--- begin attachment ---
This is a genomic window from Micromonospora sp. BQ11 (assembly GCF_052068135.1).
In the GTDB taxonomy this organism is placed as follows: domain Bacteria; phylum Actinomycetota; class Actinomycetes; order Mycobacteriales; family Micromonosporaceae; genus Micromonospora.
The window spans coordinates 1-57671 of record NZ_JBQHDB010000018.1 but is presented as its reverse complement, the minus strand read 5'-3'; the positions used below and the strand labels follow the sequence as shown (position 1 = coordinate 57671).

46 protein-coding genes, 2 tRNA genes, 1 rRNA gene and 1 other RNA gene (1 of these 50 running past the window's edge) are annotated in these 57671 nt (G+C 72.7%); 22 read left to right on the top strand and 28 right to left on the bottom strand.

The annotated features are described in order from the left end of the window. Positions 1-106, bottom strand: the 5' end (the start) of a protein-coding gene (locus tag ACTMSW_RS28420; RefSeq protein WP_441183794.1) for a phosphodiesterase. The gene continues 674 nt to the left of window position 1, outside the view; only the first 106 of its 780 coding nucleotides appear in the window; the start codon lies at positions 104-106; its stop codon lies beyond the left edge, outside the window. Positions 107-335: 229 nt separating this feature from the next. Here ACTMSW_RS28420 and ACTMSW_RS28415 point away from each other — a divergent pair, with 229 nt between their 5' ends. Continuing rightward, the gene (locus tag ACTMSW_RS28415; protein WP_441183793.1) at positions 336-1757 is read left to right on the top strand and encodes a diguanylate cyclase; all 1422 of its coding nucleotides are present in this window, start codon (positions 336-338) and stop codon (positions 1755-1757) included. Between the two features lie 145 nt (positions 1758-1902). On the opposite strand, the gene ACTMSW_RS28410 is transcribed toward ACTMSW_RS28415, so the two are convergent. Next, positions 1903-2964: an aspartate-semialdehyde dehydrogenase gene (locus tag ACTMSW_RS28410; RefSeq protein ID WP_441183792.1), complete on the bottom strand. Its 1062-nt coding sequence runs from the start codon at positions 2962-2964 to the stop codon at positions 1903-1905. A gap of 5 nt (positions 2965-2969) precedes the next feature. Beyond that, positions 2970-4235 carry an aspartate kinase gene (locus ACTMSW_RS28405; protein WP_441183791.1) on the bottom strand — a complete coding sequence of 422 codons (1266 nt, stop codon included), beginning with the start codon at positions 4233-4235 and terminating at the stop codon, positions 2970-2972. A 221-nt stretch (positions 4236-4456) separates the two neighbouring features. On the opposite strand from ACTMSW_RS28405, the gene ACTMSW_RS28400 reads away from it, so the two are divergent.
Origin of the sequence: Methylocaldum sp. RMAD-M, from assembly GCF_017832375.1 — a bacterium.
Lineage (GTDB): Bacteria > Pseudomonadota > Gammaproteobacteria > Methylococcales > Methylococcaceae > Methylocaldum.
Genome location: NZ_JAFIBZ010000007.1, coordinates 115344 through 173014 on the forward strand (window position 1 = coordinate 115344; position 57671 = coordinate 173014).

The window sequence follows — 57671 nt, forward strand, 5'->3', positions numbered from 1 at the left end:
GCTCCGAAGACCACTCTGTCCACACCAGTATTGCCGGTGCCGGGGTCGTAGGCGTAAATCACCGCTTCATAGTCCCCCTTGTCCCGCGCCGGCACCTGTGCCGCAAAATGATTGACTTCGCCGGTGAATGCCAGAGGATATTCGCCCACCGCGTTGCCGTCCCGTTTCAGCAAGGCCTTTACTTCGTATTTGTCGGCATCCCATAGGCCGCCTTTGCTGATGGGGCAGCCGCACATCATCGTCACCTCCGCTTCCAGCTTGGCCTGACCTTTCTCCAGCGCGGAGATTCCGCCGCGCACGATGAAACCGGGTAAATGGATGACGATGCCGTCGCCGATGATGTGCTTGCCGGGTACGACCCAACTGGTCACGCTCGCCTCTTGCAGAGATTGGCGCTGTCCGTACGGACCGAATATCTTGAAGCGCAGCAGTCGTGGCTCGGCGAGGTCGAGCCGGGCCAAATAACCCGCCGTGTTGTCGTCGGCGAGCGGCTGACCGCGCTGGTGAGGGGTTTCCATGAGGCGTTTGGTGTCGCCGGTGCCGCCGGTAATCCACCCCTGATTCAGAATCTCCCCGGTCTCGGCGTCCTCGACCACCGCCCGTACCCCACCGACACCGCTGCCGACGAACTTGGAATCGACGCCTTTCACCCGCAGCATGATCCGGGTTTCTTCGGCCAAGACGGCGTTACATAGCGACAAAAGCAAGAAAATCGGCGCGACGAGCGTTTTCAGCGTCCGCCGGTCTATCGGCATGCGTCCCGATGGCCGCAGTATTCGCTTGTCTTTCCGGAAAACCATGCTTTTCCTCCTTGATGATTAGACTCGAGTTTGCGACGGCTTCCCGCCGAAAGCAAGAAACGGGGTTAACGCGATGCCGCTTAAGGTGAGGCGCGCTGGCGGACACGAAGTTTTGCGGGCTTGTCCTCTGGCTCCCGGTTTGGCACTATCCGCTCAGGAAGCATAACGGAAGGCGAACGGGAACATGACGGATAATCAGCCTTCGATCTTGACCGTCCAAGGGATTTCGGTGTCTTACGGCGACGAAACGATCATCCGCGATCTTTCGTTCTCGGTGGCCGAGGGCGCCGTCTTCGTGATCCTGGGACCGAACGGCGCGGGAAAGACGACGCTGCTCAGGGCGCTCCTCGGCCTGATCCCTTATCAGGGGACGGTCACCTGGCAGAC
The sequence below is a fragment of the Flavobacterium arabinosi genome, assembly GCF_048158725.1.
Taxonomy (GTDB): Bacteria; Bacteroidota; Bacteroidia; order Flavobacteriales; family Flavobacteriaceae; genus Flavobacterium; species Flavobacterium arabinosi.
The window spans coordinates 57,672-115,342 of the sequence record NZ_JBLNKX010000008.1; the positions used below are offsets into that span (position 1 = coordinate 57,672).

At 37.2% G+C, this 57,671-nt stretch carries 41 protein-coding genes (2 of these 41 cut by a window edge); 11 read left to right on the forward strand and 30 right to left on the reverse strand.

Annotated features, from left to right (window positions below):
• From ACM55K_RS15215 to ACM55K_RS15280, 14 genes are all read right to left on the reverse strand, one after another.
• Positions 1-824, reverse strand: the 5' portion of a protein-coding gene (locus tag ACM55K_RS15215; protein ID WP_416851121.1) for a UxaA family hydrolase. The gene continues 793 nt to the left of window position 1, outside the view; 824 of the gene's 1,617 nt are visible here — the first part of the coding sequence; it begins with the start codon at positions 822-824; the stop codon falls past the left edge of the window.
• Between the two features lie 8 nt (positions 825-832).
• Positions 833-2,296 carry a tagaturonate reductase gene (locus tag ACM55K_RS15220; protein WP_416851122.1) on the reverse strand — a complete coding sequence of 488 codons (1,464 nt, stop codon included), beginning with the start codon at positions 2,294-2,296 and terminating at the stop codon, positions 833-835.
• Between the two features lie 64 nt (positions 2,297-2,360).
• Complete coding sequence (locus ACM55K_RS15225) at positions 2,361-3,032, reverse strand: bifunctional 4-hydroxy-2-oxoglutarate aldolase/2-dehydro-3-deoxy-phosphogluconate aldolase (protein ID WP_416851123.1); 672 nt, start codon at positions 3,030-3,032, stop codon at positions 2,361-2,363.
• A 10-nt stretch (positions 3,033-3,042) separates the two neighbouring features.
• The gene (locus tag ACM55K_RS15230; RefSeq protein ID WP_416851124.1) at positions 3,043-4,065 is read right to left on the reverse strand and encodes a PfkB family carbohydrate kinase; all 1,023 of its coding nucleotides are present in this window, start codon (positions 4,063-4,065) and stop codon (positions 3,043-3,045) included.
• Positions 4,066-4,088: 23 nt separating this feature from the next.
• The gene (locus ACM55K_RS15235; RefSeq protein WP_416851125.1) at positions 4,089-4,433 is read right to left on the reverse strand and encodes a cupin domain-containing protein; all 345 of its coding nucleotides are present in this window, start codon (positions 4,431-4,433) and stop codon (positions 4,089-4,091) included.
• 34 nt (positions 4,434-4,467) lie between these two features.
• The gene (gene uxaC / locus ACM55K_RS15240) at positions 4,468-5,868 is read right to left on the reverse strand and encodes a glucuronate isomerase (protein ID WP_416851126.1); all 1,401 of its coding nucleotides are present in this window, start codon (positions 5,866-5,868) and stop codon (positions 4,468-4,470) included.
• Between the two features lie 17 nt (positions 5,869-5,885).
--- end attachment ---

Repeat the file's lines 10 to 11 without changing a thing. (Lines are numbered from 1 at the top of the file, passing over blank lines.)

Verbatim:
GCTCCGAAGACCACTCTGTCCACACCAGTATTGCCGGTGCCGGGGTCGTAGGCGTAAATCACCGCTTCATAGTCCCCCTTGTCCCGCGCCGGCACCTGTGCCGCAAAATGATTGACTTCGCCGGTGAATGCCAGAGGATATTCGCCCACCGCGTTGCCGTCCCGTTTCAGCAAGGCCTTTACTTCGTATTTGTCGGCATCCCATAGGCCGCCTTTGCTGATGGGGCAGCCGCACATCATCGTCACCTCCGCTTCCAGCTTGGCCTGACCTTTCTCCAGCGCGGAGATTCCGCCGCGCACGATGAAACCGGGTAAATGGATGACGATGCCGTCGCCGATGATGTGCTTGCCGGGTACGACCCAACTGGTCACGCTCGCCTCTTGCAGAGATTGGCGCTGTCCGTACGGACCGAATATCTTGAAGCGCAGCAGTCGTGGCTCGGCGAGGTCGAGCCGGGCCAAATAACCCGCCGTGTTGTCGTCGGCGAGCGGCTGACCGCGCTGGTGAGGGGTTTCCATGAGGCGTTTGGTGTCGCCGGTGCCGCCGGTAATCCACCCCTGATTCAGAATCTCCCCGGTCTCGGCGTCCTCGACCACCGCCCGTACCCCACCGACACCGCTGCCGACGAACTTGGAATCGACGCCTTTCACCCGCAGCATGATCCGGGTTTCTTCGGCCAAGACGGCGTTACATAGCGACAAAAGCAAGAAAATCGGCGCGACGAGCGTTTTCAGCGTCCGCCGGTCTATCGGCATGCGTCCCGATGGCCGCAGTATTCGCTTGTCTTTCCGGAAAACCATGCTTTTCCTCCTTGATGATTAGACTCGAGTTTGCGACGGCTTCCCGCCGAAAGCAAGAAACGGGGTTAACGCGATGCCGCTTAAGGTGAGGCGCGCTGGCGGACACGAAGTTTTGCGGGCTTGTCCTCTGGCTCCCGGTTTGGCACTATCCGCTCAGGAAGCATAACGGAAGGCGAACGGGAACATGACGGATAATCAGCCTTCGATCTTGACCGTCCAAGGGATTTCGGTGTCTTACGGCGACGAAACGATCATCCGCGATCTTTCGTTCTCGGTGGCCGAGGGCGCCGTCTTCGTGATCCTGGGACCGAACGGCGCGGGAAAGACGACGCTGCTCAGGGCGCTCCTCGGCCTGATCCCTTATCAGGGGACGGTCACCTGGCAGAC
The sequence below is a fragment of the Flavobacterium arabinosi genome, assembly GCF_048158725.1.